If you used LC tuning, perhaps to save weight (would it save weight?) would this become a wide band receiver? then would a further filtering stage be necessary?

Johnny
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Old Feb 10, 2004, 06:46 AM
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drift

Johnny,

One big advantage of crystals is they are very frequency stable.

Peter,

JR have a patent for their (I think single conversion) receiver, which is designed to stop interference between adjacent channels.

I do not have the number to hand. A look at it might give you a few ideas.

Good luck with your work!
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Old Feb 10, 2004, 10:35 AM
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RFFS-100

Pete,

you should have this in your image collection it is made by dynamics unlimited
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Old Feb 10, 2004, 06:07 PM
Sticky Shepherd
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That is based on a Philips TDS70... and cannot be made narrow band.

Ceramic filters are what gives the "tuning" the crystal is part of the local oscillator LO that feeds into the mixer along with the input RF. The mixed signal is then at the correct frequency for the filter. A bit like moving the mountain to Mohamed. So because the filter is exact then if your oscillator is not spot on you block the mixed signal and probably let some other channel through.

Or words to that effect.

Word of warning, I designed a narrow band RX that I would eventually have put into production (if JMP hadn't well and truly beaten me too it) and it did work. The main problem is getting components, you can get components but not always the lightest ones. For example I could only get filters of the sort used by JMP, Ruijsink and Falcon as samples. These were from Murata and Toko, even these were made especially.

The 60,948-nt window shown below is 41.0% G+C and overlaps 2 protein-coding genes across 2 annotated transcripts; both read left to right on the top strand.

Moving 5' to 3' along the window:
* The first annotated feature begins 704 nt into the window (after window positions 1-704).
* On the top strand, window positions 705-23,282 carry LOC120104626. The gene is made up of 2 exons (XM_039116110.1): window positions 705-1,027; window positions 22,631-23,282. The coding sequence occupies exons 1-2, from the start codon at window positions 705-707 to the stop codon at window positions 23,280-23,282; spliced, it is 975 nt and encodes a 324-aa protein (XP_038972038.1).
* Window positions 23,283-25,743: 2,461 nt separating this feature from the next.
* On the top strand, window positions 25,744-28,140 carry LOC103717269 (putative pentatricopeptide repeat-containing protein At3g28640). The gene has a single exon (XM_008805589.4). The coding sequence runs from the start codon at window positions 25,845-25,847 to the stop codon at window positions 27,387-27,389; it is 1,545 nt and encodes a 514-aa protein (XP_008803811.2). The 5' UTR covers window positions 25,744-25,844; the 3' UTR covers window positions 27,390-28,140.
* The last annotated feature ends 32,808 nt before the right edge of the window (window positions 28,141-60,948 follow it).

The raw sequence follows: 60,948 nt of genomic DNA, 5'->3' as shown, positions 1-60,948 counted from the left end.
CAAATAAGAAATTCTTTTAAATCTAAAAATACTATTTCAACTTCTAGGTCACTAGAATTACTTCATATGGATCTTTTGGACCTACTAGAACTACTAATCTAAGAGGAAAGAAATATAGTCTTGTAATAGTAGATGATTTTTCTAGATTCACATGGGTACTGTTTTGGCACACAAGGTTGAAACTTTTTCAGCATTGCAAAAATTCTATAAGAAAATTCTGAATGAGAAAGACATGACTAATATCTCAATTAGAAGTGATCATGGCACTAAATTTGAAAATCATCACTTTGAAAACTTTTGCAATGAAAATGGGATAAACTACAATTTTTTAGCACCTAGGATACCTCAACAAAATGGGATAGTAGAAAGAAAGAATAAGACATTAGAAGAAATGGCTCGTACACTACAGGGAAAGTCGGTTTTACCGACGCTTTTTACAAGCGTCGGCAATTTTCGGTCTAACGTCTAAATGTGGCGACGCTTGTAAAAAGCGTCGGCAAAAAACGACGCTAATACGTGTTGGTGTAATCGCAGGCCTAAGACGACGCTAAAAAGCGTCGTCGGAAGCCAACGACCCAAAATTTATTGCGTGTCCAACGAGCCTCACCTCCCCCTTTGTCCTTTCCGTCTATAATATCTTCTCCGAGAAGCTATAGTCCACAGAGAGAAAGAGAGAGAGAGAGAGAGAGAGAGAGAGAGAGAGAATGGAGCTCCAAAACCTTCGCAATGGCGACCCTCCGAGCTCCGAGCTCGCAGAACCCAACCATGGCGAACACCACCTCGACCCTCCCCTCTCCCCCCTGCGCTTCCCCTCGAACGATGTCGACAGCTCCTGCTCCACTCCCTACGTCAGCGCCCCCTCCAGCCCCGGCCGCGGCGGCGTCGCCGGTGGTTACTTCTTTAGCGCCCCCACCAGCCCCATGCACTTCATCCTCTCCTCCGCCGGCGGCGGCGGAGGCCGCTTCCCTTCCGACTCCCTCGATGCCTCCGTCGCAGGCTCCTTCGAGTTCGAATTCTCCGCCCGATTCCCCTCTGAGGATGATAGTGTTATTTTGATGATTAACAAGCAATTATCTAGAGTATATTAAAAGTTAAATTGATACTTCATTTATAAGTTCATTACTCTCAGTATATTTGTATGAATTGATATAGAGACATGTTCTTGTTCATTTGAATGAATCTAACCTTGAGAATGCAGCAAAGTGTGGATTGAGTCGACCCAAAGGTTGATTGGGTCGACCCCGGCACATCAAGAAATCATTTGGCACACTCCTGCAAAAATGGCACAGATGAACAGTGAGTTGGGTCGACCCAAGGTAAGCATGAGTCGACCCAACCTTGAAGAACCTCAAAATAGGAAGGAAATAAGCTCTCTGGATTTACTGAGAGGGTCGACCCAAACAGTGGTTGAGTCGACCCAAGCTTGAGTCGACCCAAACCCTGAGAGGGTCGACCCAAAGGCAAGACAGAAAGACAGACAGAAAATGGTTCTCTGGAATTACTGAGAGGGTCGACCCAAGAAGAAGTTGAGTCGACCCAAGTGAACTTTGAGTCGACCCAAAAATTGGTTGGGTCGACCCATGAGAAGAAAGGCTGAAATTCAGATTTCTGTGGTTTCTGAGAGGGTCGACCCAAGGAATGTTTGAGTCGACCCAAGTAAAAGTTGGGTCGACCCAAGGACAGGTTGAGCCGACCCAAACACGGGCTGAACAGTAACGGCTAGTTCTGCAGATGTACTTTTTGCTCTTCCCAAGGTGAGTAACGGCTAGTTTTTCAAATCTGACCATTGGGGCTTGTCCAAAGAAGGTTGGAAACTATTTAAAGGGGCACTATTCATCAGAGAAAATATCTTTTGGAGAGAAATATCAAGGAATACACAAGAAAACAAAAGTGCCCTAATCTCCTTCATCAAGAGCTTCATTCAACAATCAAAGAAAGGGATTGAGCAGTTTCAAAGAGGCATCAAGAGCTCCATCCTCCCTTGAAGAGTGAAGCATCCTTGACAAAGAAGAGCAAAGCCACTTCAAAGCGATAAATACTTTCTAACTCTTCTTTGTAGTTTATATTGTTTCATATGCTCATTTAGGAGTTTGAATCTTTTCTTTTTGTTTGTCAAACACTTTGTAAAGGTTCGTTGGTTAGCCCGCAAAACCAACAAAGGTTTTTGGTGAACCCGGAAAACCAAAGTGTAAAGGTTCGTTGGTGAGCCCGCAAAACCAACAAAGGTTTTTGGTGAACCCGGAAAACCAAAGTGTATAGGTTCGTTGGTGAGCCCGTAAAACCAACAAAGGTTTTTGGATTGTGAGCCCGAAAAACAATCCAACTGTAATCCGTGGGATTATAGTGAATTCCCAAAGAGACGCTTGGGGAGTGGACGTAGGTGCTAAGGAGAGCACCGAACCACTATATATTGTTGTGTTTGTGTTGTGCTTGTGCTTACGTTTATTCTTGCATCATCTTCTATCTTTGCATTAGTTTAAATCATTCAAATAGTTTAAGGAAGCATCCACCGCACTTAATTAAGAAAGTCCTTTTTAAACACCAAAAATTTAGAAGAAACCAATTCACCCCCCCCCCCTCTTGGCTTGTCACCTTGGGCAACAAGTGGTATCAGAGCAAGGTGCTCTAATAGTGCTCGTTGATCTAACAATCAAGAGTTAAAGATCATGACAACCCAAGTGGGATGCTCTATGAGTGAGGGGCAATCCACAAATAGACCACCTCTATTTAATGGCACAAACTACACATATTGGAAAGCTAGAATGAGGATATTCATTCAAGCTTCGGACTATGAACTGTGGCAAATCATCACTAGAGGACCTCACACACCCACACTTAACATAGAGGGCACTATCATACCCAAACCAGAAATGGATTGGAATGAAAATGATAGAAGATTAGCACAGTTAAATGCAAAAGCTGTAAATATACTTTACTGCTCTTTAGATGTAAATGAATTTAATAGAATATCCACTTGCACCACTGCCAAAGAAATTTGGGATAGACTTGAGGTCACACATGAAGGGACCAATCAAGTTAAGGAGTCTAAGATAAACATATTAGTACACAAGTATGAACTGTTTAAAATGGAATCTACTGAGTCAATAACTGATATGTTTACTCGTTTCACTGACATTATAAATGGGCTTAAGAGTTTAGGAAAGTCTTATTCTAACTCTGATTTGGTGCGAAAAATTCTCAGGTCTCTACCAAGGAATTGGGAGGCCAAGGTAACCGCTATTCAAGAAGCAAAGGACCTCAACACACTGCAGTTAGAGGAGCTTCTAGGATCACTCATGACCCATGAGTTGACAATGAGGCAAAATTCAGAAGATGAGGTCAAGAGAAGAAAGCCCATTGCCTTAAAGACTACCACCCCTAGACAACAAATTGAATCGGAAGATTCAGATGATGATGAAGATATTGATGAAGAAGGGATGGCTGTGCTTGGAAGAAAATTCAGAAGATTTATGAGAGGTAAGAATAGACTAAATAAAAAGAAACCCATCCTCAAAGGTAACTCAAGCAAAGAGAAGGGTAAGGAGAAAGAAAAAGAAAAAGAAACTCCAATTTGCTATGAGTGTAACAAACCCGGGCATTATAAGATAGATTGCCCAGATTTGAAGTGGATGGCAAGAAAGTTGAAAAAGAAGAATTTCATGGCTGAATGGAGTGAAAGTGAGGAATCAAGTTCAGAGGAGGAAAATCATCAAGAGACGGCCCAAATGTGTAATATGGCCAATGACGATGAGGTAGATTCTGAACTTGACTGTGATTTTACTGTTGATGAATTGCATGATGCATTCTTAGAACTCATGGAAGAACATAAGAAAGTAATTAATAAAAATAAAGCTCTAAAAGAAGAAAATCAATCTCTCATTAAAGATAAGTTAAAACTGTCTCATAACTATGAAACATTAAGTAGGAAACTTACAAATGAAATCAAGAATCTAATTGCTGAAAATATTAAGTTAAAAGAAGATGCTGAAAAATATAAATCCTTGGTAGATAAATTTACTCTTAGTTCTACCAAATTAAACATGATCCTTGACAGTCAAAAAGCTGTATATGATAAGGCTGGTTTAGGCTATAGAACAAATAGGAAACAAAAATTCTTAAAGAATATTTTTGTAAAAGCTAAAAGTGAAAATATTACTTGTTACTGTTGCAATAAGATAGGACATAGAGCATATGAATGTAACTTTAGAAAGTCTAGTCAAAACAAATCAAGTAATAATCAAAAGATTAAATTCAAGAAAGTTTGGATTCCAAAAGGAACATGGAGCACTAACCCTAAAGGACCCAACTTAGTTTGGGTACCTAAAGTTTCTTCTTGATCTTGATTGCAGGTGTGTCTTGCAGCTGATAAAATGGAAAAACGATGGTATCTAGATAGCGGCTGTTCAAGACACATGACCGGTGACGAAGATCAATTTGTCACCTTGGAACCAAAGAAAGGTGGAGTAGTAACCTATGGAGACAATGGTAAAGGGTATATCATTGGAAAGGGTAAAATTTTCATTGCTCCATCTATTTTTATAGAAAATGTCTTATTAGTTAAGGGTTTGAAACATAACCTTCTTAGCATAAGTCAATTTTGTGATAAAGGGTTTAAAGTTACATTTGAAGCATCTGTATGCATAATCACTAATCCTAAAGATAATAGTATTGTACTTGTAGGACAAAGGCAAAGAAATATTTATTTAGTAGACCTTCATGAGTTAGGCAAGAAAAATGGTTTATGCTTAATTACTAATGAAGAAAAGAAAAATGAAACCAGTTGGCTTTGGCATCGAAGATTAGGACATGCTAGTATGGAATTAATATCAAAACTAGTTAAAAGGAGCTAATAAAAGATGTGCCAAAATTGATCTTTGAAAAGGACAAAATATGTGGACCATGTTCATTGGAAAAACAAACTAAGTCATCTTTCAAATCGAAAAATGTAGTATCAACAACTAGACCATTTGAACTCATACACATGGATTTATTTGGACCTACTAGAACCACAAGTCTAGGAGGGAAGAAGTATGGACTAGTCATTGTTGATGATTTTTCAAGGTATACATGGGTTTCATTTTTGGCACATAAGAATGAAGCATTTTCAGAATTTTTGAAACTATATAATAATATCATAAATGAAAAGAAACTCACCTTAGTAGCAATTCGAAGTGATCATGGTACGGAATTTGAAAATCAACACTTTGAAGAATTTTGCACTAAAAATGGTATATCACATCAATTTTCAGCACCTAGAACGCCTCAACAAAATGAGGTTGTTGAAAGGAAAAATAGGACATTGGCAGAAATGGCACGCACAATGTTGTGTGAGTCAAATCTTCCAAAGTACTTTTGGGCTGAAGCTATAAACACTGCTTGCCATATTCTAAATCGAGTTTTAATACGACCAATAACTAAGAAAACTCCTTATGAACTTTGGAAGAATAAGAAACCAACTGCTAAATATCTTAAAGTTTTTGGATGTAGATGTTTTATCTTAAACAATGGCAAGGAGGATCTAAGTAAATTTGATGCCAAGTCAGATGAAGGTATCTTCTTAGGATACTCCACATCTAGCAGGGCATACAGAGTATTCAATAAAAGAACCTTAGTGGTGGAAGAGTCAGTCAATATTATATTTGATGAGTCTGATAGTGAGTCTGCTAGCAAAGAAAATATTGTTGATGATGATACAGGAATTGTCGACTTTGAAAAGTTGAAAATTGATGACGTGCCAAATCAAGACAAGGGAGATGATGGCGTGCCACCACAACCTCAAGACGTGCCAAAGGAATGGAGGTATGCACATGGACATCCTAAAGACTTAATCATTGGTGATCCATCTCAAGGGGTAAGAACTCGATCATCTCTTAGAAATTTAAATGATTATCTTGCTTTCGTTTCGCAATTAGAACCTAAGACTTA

Cheers,

Graham
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Old Feb 11, 2004, 01:54 AM
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Graham is right about obtaining components :
The receiver IC must be bought in 1,300 lots,
The filters in 1,000 lots,
The discriminators in 500 lots,
The JST connectors in 2,000 lots.
Takes a brave man to jump in
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Old Feb 11, 2004, 07:25 AM
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Thanks for the warning

However,

Its not my intention to try to provide a commercial rx/tx (go into production ala Graham's input), or even a 'beer money' alternative (pcbs available etc.) that some amateur developers do to offset some of their hobby costs (I have no problem with that) when they have made something like this.

My motivation I just want to be able to say "I built that all myself, its based on such and such, credit to ..... who designed the original circuit, and it works, doesn't knock Joe Bloggs adjacent channel plane out of the sky, or career off and wack somebody"

Perhaps having obtained ICs, etc in their 1000s JMP might consider selling them to people who just want to play. What about it? a kit?

Some people would always buy the ready built item, they just want to get them in their planes and get flying.
They would not want to waste their time doing this.
BTW Many of the would be diyers would fail, but then there is always the ready-built item available

Would this destroy the market for the micromag, Falcon JMP RFFS100 etc.?